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The Aromatherapy Garden - Lavender Types

by Penny Price May 03, 2020 5 min read

The Aromatherapy Garden - Lavender Types

Lavender is a hardy perennial shrub part of the Lamiaceae family, A staple of Aromatherapy and of many aromatic gardens, with bright blue to purple flowers with wonderfully uplifting and calming scents. Lavender flourishes best in dry, well-drained, sandy or gravelly soils in full sun. (Suited to pots and in the ground with enough room to grow and good drainage)  

There are many several different types of Lavender Essential Oils available on the market, below are some of the Lavender Oils available from Penny Price Aromatherapy. All Lavender, but what exactly are the differences between them?

Essential Oil

Latin Name 

 Lavandin Abrial

 Lavandula x intermedia   Abrialis

 Lavandin Super

 Lavandula x intermedia

 Lavender English

 Lavandula angustifolia Mill

 Lavender French

 Lavandula angustifolia 

 Lavender High Altitude

 Lavandula angustifolia

 Lavender Spike

 Lavandula latifolia

 Lavender Stoechas

 Lavandula stoechas 


As you can see from the table above there are 7 different lavender essential oils here alone many with the same or slightly varied Latin names. As with most plant species, there can be different varieties of the same plant. As we can see from the table above there are 4 main types of Lavender.

Lavandula Latifolia - Lavender spike
Lavandula Stoechas - Lavender Stoechas
Lavandula Angustifolia - Lavender English, French, High Altitude
Lavandula X Intermedia - Lavandin Abrial, Super

What is the difference between Lavandin and Lavender?

Lavandula x intermedia known as Lavandin is a class of hybrid plant that was created by crossing Lavandula angustifolia and Lavandula latifolia. Lavandin hybrids tend to be larger in size with flowers ranging from grey to blue colours. It is mostly grown for commercial use as the flowers yield more oil than Lavandula Angustifolia or Lavandula latifolia. Others species of Lavandin include Grey Hedge, Silver grey and Alba.

Lavandula latifolia, Spike Lavender is also known as broadleaved Lavender, Aspic or Lavendula Spica, Lavandula Latifolia grows to about 1 metre high with grey-blue coloured flowers.

Lavandula angustifolia known as True Lavender, Common Lavender, French Lavender is a highly aromatic plant with blue-violet coloured flowers. There are many varieties if Lavandula Angustifolia such as Lavender Stoechas, French, English and Spanish Lavender are different varieties of Lavendula Angustifolia all with varying scents and characteristics.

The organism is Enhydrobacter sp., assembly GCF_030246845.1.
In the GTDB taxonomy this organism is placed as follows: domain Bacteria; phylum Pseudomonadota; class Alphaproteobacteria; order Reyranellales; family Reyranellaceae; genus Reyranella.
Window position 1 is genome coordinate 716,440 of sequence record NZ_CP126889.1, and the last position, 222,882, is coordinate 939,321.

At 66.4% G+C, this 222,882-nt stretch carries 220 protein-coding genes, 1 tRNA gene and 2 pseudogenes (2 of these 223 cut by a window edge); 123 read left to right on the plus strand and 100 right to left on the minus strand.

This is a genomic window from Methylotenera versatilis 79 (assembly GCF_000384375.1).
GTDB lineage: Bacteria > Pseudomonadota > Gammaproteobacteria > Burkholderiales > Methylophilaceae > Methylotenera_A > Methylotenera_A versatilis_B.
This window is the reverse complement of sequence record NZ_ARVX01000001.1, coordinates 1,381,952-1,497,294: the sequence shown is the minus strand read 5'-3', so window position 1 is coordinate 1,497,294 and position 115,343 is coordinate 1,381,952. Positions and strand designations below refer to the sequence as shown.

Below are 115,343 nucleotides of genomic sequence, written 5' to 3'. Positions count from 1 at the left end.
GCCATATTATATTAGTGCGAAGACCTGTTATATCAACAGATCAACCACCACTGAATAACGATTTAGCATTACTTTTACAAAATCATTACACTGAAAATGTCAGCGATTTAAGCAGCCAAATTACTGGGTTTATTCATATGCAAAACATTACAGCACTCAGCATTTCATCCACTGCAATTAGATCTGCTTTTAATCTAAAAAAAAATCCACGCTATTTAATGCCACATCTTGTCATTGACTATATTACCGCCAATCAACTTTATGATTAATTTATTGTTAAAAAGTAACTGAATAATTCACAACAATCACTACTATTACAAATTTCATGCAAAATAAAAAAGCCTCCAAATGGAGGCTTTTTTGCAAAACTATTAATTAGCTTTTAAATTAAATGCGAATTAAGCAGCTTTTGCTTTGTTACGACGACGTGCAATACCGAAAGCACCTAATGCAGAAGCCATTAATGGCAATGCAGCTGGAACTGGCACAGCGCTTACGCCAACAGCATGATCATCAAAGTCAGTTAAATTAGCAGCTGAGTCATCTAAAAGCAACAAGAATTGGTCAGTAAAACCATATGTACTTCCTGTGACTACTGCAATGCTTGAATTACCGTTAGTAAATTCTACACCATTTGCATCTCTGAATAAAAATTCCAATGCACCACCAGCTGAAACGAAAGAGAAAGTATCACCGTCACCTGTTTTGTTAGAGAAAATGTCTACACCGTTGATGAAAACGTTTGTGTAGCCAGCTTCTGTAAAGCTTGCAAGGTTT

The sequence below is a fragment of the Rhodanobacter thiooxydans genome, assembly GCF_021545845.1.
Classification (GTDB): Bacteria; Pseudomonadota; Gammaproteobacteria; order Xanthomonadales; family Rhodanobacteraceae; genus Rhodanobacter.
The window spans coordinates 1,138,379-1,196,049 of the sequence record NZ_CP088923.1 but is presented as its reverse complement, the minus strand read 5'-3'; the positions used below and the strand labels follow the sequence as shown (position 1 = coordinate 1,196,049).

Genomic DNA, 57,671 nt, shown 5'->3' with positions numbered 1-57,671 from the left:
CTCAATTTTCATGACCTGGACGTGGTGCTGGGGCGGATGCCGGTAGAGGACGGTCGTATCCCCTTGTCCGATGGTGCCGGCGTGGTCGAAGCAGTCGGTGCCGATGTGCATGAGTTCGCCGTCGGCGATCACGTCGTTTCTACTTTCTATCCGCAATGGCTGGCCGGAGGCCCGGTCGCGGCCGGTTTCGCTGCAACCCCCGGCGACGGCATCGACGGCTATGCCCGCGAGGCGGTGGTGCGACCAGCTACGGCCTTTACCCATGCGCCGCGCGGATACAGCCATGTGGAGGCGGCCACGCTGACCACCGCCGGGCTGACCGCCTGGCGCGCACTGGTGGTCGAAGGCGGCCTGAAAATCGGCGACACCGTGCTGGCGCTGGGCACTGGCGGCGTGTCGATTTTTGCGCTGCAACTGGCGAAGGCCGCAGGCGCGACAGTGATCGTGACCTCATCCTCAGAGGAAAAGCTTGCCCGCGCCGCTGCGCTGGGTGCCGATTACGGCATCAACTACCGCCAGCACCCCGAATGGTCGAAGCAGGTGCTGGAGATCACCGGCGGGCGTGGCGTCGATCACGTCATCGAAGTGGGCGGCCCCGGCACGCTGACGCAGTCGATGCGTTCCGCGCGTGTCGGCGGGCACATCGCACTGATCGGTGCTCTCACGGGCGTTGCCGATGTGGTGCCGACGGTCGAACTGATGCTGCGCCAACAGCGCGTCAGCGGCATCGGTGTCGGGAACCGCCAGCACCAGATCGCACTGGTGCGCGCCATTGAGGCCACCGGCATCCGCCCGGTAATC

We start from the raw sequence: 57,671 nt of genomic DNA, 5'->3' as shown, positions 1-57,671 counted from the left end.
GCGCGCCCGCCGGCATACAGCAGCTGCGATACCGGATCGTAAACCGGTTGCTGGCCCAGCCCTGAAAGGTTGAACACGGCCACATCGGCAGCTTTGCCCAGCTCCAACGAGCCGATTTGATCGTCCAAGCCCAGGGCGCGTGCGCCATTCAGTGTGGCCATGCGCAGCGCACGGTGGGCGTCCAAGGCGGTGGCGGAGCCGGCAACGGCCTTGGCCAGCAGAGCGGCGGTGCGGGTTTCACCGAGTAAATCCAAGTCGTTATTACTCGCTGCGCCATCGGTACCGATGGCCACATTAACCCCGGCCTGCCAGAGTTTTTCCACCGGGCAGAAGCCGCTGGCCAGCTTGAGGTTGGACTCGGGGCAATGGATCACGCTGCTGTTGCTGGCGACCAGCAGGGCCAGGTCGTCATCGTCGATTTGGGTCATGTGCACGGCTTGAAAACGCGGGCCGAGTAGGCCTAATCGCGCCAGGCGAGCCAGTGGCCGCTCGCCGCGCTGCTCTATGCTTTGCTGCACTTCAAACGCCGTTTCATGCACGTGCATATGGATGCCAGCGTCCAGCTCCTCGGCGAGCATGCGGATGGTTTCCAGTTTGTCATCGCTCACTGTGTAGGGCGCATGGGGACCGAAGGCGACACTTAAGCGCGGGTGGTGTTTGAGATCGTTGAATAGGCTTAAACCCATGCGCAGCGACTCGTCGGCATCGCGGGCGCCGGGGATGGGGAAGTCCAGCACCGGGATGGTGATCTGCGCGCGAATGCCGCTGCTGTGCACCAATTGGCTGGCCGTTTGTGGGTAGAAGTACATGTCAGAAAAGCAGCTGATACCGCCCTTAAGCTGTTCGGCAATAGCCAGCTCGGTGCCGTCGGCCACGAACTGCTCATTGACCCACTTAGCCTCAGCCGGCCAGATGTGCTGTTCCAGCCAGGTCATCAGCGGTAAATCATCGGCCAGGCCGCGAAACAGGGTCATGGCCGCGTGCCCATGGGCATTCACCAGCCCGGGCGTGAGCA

Lavender French has a sweet, floral, warm, fresh aroma. Lavender French smells significantly different from Spike Lavender and marginally different to Lavandin. Lavender French is calming, relaxing, soothing and rejuvenating. 

The saying ‘if in doubt use lavender’ is, in the main, true.  Lavender has a wide range of therapeutic effects.  It is analgesic, antibacterial, antifungal, anti-inflammatory, antispasmodic, sedative, cardiotonic, cicatrizant (healing), emmenagogic and hypotensive.  It is best known for its stress-relieving properties, treating headaches, burns, wounds, irregular periods, asthma, eczema, acne, candida, aches and pains and high blood pressure.

Lavender English has a sweet, floral aroma and is calming, relaxing, soothing and rejuvenating, the smell is less sweet than French lavender.

It is a hardy herb has a delicate purple-blue flower in spring and summer.  Grown in Norfolk, Oxfordshire and Kent (usually) this hardy perennial has been bred to house a proportion of the essential oil glands internally so that harvesting does not affect the majority of the oil. Indigenous to the Mediterranean region but is now cultivated all over the world. The oil is mainly produced in France, Spain and England.